For the last two years, the first weekend in May has been spent running around Churchill Downs providing Derby coverage. As for most years of my life, however, this weekend has been spent running around the downtown area of my hometown, Fernandina Beach, FL, at the annual Isle of Eight Flags Shrimp Festival. Due to a family commitment, I was scheduled to be in Florida on Derby weekend, and so I began planning some special coverage of the 50th anniversary of my hometown festival, thinking about some new ways of portraying this event that I have attended numerous times as a participant. As with most things, however, even the best-laid plans can be scrapped by rain, and we had way too much of it in Northern Florida this weekend!

shrimpfest13One traditional event that remained on the schedule was the dual pirate invasions, preformed by members of the Fernandina Pirate Club, a local philanthropy group that raises money through various presence at other Island events. One group of pirates “invades” the downtown waterfront, usually by shrimp boat or other craft, while others fight back from the docks. While this event is usually seen by festival participants from the shoreline, I was able to secure access to accompany the “enemy” pirates onboard the “Island Girl” shrimp boat to shoot them setting off their canons. Technically, it was rather easy to capture the photos – one second exposure and wait for the fireball to come rushing out of the muzzle. Finding and maintaining good angles to shoot from on a working shrimping vessel was the tough part. Navigating the many hanging nets, chains, motors and pulleys – in almost pitch dark – was the hardest part of making the photos. I came back to shore with a decent angle in time to shoot a family watching the fireworks.
Setting this up was based on establishing and maintaining relationships. Many folks who watched me grow up on Amelia Island know that I work as a photographer “somewhere else,” and welcome me into various events when I return home to visit my family. Others know me as that photographer that shows up in town every once and a while. Either way, though, these relationships are key in telling the stories of my hometown and maintaining my connection with a place I love dearly.


I just returned from Pittsburgh, PA from shooting the Presbyterian Church’s 220th General Assembly – the biennial national meeting of the denomination. Several thousand people found themselves at the David L. Lawrence Convention Center, while still-thousands more awaited news of some controversial changes coming before the commissioners – the possible changing of the denomination’s definition of marriage being the most-awaited decision.

This was my first time shooting the event, but not my first time in attendance. A trip to the Assembly held in Birmingham, AL gave me some idea of the kinds of events that I would be documenting. This was probably the best asset that I brought along with me. While the location for this event changes each session, the traditions and events remain largely intact with only subtle changes. Working alongside long-time GA photographer Danny Bolin, we both worked approximately 18 hours days for eight days straight, moving from one event to another. With little time for editing, we covered most gatherings and every plenary meeting.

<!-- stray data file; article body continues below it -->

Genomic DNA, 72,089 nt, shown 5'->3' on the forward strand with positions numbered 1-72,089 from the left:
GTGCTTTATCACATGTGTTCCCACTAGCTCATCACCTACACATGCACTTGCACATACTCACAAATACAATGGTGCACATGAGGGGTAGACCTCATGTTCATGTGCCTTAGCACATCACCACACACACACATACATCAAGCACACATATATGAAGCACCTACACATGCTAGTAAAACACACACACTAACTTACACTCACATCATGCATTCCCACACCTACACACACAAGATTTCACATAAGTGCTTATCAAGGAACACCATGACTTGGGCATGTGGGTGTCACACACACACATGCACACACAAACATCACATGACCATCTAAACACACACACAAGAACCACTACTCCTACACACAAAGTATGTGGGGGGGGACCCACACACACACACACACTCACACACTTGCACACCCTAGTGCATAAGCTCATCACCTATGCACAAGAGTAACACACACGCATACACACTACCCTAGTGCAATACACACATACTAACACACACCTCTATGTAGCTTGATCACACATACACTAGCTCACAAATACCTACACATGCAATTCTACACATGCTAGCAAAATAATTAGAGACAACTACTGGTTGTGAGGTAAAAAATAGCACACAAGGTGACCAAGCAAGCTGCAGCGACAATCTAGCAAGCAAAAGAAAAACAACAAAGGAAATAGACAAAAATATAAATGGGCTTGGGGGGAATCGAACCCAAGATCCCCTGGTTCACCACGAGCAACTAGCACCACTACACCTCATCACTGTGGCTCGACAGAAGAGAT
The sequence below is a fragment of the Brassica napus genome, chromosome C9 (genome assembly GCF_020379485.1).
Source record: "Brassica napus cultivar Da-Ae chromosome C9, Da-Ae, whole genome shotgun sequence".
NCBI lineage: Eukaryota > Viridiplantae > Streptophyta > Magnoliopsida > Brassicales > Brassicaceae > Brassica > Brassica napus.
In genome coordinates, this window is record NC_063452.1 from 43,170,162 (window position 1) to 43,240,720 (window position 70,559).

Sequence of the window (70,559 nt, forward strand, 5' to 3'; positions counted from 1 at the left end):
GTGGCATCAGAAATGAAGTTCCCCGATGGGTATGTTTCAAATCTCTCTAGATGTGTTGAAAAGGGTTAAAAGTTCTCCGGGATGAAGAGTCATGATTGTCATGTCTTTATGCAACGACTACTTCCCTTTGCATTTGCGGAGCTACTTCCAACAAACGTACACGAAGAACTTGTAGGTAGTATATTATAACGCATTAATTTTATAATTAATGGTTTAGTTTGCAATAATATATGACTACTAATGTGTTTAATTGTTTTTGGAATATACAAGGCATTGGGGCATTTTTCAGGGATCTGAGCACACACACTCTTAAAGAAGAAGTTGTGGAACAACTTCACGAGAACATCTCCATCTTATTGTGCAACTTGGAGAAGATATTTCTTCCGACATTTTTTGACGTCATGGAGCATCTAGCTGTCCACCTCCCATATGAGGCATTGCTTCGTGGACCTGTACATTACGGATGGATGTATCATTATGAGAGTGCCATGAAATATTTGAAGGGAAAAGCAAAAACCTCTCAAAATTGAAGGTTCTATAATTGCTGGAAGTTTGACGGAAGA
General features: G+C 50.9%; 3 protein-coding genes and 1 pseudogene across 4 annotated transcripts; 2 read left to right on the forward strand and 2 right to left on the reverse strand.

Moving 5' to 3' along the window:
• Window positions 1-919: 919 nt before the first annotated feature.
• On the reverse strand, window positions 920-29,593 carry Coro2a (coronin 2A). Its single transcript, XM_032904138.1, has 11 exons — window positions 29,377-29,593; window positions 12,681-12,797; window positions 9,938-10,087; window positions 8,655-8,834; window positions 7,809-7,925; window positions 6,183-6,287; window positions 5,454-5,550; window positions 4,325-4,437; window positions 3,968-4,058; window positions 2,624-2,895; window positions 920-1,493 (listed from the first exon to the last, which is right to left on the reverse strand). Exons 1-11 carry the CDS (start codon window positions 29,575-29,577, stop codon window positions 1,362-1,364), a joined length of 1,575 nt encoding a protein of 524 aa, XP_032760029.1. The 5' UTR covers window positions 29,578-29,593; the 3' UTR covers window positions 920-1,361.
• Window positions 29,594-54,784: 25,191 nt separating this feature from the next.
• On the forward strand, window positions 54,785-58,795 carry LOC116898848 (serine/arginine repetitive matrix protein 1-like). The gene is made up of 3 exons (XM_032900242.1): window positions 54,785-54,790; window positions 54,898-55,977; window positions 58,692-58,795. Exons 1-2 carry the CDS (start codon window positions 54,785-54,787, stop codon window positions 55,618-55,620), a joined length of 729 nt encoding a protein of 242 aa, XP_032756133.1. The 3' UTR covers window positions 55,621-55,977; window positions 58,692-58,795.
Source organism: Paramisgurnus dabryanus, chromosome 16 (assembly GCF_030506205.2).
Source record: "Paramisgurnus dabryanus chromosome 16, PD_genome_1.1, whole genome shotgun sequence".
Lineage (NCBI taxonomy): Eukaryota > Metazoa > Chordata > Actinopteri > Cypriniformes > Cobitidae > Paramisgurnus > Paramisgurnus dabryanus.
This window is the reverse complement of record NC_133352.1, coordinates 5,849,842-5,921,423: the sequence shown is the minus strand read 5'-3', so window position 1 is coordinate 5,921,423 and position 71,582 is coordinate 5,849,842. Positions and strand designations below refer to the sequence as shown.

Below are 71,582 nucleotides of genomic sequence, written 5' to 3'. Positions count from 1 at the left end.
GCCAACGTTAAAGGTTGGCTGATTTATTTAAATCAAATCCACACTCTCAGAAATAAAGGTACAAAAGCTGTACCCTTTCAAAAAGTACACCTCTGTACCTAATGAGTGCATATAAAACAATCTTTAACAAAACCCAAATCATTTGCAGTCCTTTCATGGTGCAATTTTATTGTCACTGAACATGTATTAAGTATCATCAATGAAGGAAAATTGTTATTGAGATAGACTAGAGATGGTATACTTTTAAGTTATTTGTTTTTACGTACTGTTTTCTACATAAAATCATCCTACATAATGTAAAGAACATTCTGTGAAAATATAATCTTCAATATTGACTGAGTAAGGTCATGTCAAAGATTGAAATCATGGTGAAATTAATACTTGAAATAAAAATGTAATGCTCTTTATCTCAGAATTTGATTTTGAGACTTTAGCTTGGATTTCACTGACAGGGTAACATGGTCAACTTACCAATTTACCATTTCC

While the outcome of the Assembly’s voting retained many status-quo positions for the denomination, people advocating for various changes, as well as those opposed to them, left the city with plans for returning to the fight in two years when the Assembly convenes in Detroit, MI.

The politics of the denominational church have fascinated me ever since I can remember. The idea that two (or more) groups of people can hold that God wants opposite outcomes for the same argument is a fascinating process to watch, and photograph. The journey of keeping a historical denomination relevant to modern concerns is one that I am excited to document, however slow it may be!

Another Derby week has come and gone, and my feet are still throbbing! Watching I’ll Have Another steal the show was a neat experience, but those two minutes were only a fraction of the action at Churchill Downs this past week. This was my second Derby, and I spent the week getting to the track early to watch the Derby and Oaks horses workout, but also spent time covering the morning routine on the backside.

Ryan Althaus, right, has been ringing his Salvation Army bell for over 24 hours.

For the last twenty-four hours, pedestrians walking through Fourth Street Live in Louisville, KY have been greeted by the friendly face of my friend Ryan Althaus. Equipped with a mini trampoline, a broadcast set-up, and a strong and committed spirit, Ryan is ringing/hopping towards the hope of making Christmas a little better for a local family. Additionally, if he keps going, he will be a candidate for a new world record for the longest continual ringing of a Salvation Army bell.

While I wouldn’t normally publish an image with one of my strobes included in the frame, this moment was very nice. A group of kids walked by and one girl started hopping along. A great encouragement as Ryan faces his last few hours.

UPDATE: Ryan withstood the cold and constant bouncing for 36 hours and one minute, breaking the current record. Unfortunately, other ringers from around the country kept going. While Ryan will not have the world record, he still raised a ton of cash for charity!
Michael Whitman | Louisville, KY